Grace Lutheran School opens its doors to two-year-old preschoolersNov 02, 2021 12:11PM ● By Julie Slama
Grace Lutheran School opened its doors to two-year-old preschoolers who have a curriculum to follow as well as time for books and play. (Julie Slama/City Journals)
By Julie Slama | [email protected]
Grace Lutheran School opened its doors this year to two-year-old preschoolers, offering enriching activities to fill their day.
The day is not only filled with finger painting and Play-Doh, but also with books, puzzles, songs, and a set liberal arts curriculum.
“We use our faith curriculum through Concordia Publishing House for Bible stories that are geared toward two-year-olds,” school principal Shelly Davis said. “We go through literacy and numeracy. We have our STEM program which goes through our preschool so even the littles are in building and creating and engineering, coming up with their own little design. They’re just having a great time.”
If that’s not enough, the two-year-olds also have P.E. time where they have activities such as crawling through tunnels or playing with a parachute, she said.
And then, there’s nap time.
In between activities, items are sanitized and cleaned as part of the precautions against COVID-19, Davis said.
“Right now, it’s super easy. They’re playing, we’re wiping. We only have nine kids enrolled,” she said.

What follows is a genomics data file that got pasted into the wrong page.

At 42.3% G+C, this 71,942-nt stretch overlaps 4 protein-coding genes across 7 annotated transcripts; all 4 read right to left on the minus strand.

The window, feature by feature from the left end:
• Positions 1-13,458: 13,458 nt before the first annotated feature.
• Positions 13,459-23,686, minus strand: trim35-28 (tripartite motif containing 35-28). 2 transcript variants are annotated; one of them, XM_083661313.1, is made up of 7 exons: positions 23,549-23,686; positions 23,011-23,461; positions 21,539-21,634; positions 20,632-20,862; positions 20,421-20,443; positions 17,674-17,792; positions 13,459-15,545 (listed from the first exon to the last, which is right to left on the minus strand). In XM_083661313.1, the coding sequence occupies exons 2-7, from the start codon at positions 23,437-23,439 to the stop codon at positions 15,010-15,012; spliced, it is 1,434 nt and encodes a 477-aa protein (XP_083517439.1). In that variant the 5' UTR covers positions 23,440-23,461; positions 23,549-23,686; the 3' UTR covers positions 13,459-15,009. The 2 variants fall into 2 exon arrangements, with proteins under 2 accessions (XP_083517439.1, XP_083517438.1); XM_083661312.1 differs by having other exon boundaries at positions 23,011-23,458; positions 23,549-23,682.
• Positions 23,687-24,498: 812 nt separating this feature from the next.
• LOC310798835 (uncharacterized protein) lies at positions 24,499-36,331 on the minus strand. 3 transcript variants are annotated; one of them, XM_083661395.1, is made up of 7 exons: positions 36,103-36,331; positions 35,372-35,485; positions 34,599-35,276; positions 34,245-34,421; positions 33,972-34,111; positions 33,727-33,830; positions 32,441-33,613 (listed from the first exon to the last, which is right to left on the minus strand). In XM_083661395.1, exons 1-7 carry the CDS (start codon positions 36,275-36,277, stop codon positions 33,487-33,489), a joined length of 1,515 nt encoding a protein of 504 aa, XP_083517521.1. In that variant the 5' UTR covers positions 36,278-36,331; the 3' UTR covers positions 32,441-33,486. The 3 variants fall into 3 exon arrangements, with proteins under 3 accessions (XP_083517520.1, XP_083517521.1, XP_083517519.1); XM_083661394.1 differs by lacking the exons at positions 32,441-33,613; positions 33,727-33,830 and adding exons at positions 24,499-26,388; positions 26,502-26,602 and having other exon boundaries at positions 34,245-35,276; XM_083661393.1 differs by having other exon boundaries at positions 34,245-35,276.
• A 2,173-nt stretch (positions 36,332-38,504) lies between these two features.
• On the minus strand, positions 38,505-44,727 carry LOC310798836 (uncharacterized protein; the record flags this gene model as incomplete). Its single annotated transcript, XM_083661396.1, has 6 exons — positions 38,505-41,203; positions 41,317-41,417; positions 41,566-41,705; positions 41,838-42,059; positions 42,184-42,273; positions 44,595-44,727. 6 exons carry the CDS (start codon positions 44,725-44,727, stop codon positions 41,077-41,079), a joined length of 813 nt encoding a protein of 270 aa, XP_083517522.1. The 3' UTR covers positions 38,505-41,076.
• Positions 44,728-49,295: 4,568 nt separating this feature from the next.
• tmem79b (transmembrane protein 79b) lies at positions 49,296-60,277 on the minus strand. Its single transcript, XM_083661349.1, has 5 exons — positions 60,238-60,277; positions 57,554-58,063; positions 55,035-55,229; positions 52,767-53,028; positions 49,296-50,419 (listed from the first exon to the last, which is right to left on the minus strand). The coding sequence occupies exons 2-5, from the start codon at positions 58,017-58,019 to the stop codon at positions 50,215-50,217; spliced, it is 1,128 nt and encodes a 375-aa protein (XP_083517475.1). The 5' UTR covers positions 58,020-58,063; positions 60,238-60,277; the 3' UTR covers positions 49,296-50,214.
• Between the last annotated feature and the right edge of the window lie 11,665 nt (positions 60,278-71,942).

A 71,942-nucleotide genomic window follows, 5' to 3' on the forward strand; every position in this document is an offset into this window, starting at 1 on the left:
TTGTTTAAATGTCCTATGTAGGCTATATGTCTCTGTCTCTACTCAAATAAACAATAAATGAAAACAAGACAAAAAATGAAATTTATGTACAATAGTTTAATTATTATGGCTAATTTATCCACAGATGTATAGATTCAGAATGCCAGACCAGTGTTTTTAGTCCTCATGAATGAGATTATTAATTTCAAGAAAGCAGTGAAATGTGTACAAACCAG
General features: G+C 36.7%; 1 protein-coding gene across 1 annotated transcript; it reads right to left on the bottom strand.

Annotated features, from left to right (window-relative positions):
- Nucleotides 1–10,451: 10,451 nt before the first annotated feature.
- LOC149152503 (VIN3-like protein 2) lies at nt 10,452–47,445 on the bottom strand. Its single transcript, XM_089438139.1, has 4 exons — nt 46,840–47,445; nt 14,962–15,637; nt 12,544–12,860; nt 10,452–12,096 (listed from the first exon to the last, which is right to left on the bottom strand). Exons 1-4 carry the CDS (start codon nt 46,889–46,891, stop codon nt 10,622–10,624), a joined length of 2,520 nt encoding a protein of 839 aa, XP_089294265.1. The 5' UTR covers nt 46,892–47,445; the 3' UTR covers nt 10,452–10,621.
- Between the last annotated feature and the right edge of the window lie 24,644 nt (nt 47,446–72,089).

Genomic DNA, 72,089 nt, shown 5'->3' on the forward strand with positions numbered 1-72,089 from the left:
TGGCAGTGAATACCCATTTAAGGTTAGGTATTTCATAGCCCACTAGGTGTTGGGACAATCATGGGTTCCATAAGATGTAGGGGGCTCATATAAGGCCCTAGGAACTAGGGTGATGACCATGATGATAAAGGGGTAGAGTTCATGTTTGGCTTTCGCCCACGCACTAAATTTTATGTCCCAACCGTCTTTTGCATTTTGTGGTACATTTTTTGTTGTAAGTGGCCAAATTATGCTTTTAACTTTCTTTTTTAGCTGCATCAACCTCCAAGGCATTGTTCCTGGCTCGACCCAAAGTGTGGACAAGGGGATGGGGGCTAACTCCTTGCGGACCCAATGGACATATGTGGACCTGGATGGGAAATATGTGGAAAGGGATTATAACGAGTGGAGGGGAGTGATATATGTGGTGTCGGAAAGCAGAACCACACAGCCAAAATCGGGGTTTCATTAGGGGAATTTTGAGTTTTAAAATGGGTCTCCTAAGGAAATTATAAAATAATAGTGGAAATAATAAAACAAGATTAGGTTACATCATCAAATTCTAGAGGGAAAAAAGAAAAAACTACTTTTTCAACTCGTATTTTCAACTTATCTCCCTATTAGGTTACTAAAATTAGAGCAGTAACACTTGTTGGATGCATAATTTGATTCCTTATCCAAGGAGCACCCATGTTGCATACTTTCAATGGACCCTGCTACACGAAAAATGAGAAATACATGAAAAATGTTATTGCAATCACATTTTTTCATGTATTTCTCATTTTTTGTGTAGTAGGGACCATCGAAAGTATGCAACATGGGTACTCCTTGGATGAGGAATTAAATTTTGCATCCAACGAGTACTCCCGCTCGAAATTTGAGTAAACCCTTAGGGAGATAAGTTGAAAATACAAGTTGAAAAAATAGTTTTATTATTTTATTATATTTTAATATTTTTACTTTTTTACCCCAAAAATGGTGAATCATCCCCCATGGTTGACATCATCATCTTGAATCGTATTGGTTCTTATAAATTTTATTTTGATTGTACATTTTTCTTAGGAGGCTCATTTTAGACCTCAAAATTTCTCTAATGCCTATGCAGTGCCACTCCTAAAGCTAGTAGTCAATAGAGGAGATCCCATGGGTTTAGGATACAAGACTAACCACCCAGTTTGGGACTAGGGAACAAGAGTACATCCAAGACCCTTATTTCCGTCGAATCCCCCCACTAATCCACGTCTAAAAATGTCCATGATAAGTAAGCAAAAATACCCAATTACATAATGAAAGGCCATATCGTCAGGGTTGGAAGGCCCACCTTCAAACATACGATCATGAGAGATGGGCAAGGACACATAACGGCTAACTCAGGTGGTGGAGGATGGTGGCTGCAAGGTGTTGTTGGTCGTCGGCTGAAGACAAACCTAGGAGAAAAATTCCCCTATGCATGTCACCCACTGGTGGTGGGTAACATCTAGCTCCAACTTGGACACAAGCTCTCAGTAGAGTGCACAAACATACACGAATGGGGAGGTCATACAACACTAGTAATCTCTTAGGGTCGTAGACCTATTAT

However, there are openings available for five additional students, with the hours, included extended before and after-school care, being from 7 a.m. to 6 p.m. Those interested can call the school for enrollment information.
Davis said that when the school opened, it offered small classes for preschool three-year-olds through eighth grade, which this year’s enrollment totals about 90 students. Every year, they talked about adding two-year-olds and it was decided about two years ago, that would be the year. Then, COVID-19 hit, and the opening was delayed until this year.
“I’m so glad they’re here,” she said. “We are a school where we care for children, the whole child, emotionally, socially, academically, and of course, spiritually. We are going to love them in ‘loco parentis,’ a phrase we use in Lutheran education—we are in place of the parents while they are here with us. So, we love them, care for them, guide them while they’re in our care.”